It isn't so much that these are shortcuts - rather, you must know these to use the javascript editor.

Ctrl-space - show templates

In the html editor, Ctrl-shift-space shows the available properties.

There are probably more, but I gave up and stopped trying before finding them.

Bottom line

To say that I have a low opinion of would be an understatement.

I have previously developed Android apps with Eclipse. While that is not something I would wish on anyone, the WYSIWYG UI builder for Java components was much better than the editor provided for simple html pages. (Much!!) In fact, that is the main reason I thought it would be worth trying to get the Web Page Editor working.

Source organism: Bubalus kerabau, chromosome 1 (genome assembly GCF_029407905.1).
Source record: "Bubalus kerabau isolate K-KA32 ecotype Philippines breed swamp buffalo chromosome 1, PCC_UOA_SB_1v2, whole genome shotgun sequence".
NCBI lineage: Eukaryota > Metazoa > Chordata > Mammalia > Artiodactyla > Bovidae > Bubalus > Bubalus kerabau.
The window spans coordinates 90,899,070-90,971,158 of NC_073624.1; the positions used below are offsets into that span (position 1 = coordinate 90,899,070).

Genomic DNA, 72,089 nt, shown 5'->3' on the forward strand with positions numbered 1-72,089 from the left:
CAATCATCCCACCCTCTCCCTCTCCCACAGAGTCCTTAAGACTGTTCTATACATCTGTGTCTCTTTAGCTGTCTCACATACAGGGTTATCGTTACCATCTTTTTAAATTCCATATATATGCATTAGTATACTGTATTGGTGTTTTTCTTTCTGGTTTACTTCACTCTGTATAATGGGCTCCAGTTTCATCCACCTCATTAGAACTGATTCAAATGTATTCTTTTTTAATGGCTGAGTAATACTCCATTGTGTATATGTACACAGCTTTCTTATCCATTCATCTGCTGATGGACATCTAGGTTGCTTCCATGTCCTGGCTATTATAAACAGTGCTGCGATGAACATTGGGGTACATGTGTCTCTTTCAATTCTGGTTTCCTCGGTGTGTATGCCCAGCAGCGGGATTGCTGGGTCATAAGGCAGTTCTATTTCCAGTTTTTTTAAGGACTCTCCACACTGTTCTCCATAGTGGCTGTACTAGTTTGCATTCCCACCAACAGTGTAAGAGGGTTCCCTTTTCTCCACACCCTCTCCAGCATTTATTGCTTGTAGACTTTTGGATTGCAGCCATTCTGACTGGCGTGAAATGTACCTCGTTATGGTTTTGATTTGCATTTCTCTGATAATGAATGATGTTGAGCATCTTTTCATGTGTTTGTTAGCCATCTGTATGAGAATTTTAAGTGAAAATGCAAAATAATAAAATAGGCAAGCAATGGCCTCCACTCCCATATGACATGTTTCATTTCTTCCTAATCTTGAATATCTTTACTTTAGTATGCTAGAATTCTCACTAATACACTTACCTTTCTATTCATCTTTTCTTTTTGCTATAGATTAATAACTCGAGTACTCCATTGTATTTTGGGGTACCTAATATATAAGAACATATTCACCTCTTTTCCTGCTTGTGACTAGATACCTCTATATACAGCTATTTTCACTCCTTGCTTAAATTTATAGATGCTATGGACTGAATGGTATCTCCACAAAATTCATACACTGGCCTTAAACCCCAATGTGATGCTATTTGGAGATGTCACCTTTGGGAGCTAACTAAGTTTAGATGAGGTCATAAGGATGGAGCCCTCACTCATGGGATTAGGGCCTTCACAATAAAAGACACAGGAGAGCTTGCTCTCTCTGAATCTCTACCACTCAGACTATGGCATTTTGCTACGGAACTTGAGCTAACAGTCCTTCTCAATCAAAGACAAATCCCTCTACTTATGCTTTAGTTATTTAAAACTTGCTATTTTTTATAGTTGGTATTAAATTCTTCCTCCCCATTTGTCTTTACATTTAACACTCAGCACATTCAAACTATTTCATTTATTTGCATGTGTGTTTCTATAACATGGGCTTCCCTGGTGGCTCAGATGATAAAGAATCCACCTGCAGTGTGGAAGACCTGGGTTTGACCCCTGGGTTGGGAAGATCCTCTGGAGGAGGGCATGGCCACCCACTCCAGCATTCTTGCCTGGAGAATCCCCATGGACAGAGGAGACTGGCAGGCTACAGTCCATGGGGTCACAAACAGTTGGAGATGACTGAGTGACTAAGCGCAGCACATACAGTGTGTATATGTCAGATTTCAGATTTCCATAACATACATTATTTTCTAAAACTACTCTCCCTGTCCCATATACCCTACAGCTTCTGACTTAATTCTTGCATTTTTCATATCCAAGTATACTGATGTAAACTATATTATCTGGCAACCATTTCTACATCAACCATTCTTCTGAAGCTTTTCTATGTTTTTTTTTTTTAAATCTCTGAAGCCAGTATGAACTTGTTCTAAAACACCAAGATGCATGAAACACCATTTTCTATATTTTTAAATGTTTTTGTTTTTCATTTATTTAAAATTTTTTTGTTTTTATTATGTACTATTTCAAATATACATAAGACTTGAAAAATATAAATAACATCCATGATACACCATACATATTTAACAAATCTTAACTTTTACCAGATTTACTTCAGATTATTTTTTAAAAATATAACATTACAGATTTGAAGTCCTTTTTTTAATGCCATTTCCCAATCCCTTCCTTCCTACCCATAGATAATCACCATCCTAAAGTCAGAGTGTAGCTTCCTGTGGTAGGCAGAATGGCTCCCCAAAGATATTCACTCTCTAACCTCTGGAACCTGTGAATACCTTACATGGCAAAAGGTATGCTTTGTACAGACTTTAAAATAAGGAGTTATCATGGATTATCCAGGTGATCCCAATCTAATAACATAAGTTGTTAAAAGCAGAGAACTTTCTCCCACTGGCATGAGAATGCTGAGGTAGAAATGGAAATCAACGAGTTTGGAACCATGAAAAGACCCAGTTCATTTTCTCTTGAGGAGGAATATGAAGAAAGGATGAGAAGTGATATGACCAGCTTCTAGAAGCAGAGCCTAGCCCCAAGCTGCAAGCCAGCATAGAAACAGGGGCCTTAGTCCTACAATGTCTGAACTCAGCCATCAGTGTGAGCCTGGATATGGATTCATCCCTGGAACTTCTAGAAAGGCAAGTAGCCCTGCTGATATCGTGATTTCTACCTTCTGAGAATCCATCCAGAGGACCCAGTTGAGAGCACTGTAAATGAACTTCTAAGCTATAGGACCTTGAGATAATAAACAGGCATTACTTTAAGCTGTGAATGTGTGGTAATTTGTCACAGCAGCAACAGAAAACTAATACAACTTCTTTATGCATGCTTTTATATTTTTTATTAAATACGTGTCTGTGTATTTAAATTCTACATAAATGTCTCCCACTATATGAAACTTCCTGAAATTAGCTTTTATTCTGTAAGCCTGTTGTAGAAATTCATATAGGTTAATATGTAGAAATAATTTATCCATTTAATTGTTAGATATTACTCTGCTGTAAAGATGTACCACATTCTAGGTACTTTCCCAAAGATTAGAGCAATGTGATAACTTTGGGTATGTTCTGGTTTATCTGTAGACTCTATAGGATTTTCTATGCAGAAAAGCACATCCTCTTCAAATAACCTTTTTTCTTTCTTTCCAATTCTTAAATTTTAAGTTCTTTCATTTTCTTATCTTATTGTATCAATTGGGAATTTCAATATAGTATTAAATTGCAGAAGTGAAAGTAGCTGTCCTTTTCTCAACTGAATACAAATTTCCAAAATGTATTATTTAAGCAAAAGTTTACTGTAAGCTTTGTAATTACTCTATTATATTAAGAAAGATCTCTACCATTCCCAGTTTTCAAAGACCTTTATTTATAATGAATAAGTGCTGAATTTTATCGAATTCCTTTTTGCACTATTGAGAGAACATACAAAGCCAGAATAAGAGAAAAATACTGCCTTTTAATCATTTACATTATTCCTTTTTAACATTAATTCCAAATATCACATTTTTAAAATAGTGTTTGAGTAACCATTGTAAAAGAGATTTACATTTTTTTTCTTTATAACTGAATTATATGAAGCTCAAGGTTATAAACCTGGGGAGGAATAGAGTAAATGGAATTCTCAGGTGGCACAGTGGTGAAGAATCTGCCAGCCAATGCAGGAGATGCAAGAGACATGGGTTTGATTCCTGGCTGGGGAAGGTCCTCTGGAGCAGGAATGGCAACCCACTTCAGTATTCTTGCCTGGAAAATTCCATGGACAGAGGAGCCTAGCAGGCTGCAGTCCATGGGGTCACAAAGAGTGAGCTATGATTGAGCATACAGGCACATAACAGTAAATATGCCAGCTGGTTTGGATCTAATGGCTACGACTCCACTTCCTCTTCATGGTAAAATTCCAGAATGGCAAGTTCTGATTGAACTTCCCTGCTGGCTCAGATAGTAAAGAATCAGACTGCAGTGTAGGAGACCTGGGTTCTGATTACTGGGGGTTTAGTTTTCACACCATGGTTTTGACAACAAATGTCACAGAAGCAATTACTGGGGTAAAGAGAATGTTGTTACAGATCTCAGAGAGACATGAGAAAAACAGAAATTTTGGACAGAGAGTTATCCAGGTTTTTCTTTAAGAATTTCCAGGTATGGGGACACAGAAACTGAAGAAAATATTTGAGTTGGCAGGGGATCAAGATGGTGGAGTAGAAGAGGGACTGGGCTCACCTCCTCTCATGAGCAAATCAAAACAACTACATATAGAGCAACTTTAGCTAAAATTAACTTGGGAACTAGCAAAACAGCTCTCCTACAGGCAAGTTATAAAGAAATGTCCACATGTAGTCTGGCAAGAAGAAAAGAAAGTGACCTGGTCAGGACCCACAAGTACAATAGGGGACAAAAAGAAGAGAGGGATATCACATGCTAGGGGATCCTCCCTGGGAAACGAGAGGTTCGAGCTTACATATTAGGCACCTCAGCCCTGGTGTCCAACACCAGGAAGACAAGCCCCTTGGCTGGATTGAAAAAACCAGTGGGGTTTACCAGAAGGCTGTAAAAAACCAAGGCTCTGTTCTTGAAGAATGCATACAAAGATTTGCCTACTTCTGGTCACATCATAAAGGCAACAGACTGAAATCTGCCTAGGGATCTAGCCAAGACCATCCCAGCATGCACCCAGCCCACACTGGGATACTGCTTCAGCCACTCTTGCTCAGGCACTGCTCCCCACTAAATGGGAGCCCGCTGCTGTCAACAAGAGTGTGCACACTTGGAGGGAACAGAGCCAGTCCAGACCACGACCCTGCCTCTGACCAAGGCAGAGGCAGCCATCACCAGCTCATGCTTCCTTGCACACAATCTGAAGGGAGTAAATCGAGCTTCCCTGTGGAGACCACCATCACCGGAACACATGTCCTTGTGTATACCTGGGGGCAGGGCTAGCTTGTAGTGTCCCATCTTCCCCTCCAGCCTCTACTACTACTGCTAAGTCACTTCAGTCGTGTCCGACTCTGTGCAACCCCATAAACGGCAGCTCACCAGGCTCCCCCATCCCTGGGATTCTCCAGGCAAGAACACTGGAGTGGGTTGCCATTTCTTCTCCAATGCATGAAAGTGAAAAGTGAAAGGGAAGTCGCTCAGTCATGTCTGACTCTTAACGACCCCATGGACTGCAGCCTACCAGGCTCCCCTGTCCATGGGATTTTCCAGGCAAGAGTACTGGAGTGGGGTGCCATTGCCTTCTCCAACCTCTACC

After 3 days this is a significant disappointment and I am going back to using notepad and web searches to build highly interactive web pages. To be fair, I did not spend much time evaluating the javascript editor and it appears to be pretty good. (It provides syntax highlighting and templates) However, considering all the extra baggage that comes with Eclipse (special directory names, lots of extra [unused] directories and files), it is my opinion that Eclipse is simply not worth the effort.

To be clear, for server side applications and/or Android applications I would probably use Eclipse - but not for client side applications.

In general - The best editor is the one you know!

Author: Robert Clemenzi
URL: http:// / Languages / Javascript / Eclipse.html